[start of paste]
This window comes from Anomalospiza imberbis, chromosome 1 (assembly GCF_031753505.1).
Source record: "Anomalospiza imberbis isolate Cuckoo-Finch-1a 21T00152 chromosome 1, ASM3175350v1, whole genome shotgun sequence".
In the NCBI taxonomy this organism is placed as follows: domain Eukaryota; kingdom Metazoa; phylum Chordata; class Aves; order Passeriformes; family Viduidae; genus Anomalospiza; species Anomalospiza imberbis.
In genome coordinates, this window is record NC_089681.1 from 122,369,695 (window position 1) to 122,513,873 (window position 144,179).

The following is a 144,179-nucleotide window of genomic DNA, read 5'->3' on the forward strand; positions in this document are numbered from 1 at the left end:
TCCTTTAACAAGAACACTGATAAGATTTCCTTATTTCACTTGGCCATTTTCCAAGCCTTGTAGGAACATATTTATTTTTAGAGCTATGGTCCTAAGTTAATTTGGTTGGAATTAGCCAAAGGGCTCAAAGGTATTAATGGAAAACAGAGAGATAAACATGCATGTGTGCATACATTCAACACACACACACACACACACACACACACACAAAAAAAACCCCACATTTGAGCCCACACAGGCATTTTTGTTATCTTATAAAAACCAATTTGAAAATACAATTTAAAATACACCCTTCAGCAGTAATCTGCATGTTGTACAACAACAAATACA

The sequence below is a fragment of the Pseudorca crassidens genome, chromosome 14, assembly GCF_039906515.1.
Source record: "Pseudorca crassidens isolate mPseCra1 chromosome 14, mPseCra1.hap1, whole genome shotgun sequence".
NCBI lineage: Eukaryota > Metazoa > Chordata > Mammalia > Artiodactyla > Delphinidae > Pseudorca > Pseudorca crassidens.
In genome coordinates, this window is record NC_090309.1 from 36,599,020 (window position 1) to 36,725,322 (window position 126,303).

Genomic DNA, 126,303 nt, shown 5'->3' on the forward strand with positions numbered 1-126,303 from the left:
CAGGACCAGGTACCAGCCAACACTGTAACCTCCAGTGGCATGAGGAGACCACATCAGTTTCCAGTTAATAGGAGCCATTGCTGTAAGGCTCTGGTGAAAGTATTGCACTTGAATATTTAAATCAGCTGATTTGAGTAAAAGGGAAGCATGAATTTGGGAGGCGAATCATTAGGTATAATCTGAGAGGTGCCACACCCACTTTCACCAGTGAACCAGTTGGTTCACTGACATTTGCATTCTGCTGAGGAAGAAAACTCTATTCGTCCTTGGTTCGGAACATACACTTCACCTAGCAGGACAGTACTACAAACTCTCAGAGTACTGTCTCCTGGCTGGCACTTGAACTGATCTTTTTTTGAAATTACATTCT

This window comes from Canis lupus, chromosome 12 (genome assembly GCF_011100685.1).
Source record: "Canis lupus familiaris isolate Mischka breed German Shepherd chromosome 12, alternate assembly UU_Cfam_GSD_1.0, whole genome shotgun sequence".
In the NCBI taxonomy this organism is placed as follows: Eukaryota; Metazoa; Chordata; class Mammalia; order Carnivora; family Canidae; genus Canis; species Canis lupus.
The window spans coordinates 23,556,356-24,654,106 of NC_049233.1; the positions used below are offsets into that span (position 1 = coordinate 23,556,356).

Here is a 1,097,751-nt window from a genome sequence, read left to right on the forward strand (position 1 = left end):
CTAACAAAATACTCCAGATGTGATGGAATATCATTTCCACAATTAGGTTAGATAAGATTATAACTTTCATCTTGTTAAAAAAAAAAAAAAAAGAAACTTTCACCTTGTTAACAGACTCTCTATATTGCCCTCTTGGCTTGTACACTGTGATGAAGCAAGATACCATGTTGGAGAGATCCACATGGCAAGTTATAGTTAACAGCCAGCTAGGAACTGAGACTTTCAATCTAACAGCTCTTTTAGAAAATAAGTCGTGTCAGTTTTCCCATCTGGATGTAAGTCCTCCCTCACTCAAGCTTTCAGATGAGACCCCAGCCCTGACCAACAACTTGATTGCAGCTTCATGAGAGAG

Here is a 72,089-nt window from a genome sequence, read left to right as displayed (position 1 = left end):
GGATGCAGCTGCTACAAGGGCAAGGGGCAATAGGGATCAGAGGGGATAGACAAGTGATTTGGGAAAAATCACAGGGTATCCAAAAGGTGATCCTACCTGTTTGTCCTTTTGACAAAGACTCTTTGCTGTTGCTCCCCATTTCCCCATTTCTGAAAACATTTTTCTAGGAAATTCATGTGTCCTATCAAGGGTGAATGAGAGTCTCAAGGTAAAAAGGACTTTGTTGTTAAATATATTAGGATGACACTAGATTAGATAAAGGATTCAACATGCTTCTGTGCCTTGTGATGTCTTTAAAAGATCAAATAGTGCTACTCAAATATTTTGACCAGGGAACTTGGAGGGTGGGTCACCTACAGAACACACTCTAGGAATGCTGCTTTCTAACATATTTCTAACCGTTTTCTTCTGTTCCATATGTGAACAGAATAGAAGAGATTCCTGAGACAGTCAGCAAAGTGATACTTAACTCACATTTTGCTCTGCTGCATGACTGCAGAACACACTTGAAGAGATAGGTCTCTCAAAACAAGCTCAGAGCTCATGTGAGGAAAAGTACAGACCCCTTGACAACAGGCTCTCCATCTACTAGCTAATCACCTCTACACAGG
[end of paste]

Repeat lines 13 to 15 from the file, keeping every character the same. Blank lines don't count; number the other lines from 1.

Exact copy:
This window comes from Canis lupus, chromosome 12 (genome assembly GCF_011100685.1).
Source record: "Canis lupus familiaris isolate Mischka breed German Shepherd chromosome 12, alternate assembly UU_Cfam_GSD_1.0, whole genome shotgun sequence".
In the NCBI taxonomy this organism is placed as follows: Eukaryota; Metazoa; Chordata; class Mammalia; order Carnivora; family Canidae; genus Canis; species Canis lupus.